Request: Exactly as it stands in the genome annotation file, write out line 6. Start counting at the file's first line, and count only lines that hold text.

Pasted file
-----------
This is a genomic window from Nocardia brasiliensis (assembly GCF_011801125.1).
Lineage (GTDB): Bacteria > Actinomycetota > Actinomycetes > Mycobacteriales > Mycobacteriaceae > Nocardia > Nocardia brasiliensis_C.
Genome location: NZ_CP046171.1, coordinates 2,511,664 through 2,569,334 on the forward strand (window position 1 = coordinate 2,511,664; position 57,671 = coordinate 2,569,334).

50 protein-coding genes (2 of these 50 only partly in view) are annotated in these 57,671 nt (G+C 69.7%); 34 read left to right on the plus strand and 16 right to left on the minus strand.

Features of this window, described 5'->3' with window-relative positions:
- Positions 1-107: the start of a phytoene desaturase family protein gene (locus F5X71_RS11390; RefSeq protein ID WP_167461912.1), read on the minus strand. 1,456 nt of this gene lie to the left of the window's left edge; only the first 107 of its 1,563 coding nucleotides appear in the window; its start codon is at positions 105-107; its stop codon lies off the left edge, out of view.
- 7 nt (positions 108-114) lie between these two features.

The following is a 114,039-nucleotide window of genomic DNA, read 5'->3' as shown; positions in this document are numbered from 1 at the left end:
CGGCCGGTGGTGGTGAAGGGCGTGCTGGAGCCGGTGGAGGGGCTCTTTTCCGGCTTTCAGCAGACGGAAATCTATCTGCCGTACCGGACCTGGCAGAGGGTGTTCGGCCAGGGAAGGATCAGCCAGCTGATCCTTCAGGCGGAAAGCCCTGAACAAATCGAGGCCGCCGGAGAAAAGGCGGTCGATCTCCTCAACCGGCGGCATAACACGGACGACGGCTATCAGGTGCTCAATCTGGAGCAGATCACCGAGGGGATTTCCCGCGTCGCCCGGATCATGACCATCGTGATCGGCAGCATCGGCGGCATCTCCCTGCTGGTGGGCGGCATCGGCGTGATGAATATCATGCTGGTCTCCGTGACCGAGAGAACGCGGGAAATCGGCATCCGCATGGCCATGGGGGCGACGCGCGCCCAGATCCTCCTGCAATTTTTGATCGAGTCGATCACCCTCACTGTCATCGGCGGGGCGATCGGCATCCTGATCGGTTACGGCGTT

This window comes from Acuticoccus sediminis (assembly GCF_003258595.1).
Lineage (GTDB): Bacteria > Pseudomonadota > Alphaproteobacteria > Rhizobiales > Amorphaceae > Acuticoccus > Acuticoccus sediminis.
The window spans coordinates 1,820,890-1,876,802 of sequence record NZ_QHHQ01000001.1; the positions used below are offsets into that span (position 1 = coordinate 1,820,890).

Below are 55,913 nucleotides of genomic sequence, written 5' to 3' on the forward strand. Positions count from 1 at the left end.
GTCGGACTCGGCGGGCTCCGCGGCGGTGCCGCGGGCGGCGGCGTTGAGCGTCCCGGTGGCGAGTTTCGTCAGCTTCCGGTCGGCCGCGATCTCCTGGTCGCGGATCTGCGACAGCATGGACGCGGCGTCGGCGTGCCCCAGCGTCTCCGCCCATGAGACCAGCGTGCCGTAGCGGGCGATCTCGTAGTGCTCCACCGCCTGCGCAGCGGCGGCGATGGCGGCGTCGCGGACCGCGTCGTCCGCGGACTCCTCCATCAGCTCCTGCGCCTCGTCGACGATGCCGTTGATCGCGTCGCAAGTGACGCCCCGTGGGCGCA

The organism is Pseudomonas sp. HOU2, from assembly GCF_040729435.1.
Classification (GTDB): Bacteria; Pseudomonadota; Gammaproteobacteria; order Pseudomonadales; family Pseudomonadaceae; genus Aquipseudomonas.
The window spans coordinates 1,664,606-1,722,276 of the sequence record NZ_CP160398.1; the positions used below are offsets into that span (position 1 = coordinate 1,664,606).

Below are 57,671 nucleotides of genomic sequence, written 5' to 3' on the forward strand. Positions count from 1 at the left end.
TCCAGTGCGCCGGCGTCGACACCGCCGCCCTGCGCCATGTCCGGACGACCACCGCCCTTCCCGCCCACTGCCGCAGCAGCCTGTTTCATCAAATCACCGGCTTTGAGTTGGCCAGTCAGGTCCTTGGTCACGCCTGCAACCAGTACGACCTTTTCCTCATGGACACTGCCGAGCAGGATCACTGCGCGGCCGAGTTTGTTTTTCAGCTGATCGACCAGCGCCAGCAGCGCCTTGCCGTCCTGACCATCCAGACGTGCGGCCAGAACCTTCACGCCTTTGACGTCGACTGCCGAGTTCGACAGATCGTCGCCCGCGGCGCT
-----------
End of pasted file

- Positions 1-107: the start of a phytoene desaturase family protein gene (locus F5X71_RS11390; RefSeq protein ID WP_167461912.1), read on the minus strand. 1,456 nt of this gene lie to the left of the window's left edge; only the first 107 of its 1,563 coding nucleotides appear in the window; its start codon is at positions 105-107; its stop codon lies off the left edge, out of view.